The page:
This is something I wrote a couple of years ago, when I started to understand that the financial market had gone wildly astray. I’ve been tinkering at it since and I’m still not happy with it but I need to post it as a stepping stone for what I’m going to publish next.
Money appeared, at first, as a trade facilitator: instead of changing five measures of grain for one of oil one started to use as an intermediary step of the process whatever the local civilization called “money”, from shells to beads to holed pebbles or whatever else.
Then some people wanted to delay consumption, stock for “black days”, or wanted to trade further apart so they “invented” gold.
It was not only generally accepted, relatively easy to divide without sizable loses but also practically indestructible. This was fine from the monetary point of view but created the illusion that gold (and later money) is the supreme value per-se and not only as long as we humans invest it with value (functionality).
Do you remember the alchemists trying to transform everything into gold? What if they succeeded? Probably we would have roofed our houses with some very cheap and everlasting gold shingles.
Since it was indestructible it created another illusion: that its role/value will last forever. And so, for some two thousand years, until let’s say 1100 AD, gold, as money, played its role as trade facilitator and hoarding device.
Until then resources available to the society had been allocated at the discretion (whim?) of the local ruler (the “strongest” guy around), maybe pretending to have divine blessing for deciding this or that. For example the feudal system consecrated that the king ruled who had the use of what piece of land or of whatever other natural resource.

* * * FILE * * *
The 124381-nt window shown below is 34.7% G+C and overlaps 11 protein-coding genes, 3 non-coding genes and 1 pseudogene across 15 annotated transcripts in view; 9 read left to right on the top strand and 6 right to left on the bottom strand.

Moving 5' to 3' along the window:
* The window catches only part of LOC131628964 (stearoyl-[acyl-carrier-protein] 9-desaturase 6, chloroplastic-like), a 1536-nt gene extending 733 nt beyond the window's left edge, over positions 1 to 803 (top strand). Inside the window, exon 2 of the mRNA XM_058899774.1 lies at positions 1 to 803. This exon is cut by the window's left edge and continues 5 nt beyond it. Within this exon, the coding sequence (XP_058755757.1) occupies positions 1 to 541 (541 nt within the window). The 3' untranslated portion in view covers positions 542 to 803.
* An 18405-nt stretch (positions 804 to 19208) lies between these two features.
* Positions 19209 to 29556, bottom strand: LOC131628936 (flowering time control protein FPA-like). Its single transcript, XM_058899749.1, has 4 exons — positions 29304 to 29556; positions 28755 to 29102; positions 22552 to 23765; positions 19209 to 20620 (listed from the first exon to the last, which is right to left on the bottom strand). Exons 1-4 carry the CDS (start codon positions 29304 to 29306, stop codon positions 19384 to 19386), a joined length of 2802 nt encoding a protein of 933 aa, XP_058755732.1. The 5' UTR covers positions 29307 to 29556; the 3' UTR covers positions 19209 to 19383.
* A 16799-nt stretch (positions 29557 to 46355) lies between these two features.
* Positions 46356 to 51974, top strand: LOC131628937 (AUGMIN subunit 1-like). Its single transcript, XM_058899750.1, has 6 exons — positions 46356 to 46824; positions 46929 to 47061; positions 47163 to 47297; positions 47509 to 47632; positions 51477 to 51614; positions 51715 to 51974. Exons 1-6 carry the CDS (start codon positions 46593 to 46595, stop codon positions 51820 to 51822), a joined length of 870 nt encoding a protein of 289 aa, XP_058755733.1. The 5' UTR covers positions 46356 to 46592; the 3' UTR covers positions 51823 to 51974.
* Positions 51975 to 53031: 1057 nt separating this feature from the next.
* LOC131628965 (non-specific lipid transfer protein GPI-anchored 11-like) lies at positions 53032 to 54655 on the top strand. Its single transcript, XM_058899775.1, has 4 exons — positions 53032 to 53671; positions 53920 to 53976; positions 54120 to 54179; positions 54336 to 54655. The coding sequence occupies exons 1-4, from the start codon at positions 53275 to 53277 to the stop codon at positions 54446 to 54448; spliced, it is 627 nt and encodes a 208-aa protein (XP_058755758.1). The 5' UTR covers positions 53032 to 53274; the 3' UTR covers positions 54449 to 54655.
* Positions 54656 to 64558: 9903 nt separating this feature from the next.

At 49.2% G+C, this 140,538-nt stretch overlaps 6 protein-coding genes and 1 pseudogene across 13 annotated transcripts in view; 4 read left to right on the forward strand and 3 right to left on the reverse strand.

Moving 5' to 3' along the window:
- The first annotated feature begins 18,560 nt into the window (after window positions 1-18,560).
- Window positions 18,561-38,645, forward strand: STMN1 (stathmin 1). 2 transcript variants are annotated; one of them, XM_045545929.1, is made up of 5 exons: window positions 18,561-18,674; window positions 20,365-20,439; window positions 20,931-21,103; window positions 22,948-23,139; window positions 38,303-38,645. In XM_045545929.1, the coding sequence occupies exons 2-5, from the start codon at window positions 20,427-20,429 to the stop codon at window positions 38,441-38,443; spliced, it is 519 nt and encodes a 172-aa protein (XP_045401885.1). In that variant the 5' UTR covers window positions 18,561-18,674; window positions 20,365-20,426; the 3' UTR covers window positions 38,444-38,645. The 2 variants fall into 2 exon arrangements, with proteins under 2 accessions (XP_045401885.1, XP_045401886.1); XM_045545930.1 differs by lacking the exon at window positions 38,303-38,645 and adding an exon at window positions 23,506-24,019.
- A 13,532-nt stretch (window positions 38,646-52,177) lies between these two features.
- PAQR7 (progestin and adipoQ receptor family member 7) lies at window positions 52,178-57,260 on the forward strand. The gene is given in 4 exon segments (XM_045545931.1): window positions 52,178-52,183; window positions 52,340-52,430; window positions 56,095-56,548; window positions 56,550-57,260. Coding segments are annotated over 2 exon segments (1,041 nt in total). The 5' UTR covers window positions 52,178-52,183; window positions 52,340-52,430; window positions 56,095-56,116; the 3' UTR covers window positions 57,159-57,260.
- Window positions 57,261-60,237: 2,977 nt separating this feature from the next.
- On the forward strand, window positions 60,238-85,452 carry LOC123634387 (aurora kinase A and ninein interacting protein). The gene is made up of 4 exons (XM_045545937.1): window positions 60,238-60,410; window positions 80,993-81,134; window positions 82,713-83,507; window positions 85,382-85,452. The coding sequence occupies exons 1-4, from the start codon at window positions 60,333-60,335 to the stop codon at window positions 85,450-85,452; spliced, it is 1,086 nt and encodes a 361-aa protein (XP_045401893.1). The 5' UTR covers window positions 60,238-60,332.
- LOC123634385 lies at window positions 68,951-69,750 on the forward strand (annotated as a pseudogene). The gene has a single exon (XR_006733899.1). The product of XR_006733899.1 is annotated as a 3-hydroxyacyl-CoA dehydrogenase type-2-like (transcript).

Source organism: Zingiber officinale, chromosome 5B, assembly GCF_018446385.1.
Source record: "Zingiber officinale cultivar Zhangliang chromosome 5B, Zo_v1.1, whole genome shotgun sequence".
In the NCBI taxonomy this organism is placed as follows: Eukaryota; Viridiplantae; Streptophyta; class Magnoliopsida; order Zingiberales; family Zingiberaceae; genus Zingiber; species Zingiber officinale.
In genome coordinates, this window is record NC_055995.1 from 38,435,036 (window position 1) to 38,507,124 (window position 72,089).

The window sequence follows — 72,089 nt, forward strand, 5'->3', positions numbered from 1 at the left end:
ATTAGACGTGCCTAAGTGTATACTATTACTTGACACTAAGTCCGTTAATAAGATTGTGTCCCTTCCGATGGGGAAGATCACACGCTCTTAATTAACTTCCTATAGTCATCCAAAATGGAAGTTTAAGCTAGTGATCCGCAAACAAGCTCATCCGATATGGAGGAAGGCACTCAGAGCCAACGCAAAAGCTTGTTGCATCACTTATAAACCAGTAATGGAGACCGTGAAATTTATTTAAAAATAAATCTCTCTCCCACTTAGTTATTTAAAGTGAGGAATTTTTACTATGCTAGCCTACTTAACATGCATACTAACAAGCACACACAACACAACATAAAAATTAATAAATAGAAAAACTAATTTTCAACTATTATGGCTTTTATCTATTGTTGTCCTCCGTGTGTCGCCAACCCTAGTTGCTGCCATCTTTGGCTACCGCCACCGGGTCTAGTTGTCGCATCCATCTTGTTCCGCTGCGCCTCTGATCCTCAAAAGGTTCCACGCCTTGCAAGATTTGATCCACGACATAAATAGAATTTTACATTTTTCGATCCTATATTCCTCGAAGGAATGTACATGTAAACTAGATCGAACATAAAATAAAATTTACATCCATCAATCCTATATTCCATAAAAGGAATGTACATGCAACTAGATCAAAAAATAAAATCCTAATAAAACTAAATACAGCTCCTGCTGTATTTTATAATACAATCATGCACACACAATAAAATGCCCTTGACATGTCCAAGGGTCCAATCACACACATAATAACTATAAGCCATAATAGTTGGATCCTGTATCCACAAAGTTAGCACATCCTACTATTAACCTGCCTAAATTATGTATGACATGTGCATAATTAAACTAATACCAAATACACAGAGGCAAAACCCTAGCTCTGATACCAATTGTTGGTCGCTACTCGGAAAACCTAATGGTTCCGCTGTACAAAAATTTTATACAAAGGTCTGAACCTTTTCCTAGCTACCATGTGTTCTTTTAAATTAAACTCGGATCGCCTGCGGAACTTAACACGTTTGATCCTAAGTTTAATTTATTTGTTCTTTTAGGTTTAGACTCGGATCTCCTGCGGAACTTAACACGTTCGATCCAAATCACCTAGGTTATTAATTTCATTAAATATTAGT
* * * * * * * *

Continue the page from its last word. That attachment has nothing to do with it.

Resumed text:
An old habit had resurfaced at the same time, civilizations restarted to trade goods and ideas between them. (Christian and Islamic around the Mediterranean Sea, for example). The advent of new transportation technologies created new opportunities for travel and trading. This is why a quantity of gold (money) became itself a resource, albeit not a natural one.
You could use it to start a trading cycle yourself or you could “rent” it to somebody else, for a fee – the interest – so that someone could do the actual buying, transporting/transforming and reselling.
Money, and interest, took on a new role. The amount of interest asked was specific to each occurrence – if I trust you are a capable (of doing whatever you are trying to do) person then I’m going to ask a smaller interest from you. In the end a lender gets paid for assessing risk – at the end of the day some deals get sour, some get through, and if the risks were correctly measured – and the corresponding interests asked – the investor/lender ends up with some profit. Meanwhile the same lender does another thing: he is distributing resources among the competing entrepreneurs and so the ones that are more creditworthy can start their businesses a little easier.
This way resources are no longer allocated at the whim of a single person – the feudal lord – but by the business acumen and experience of a multitude of operators, the “free market” – theoretically a more natural, and thus more efficient, process.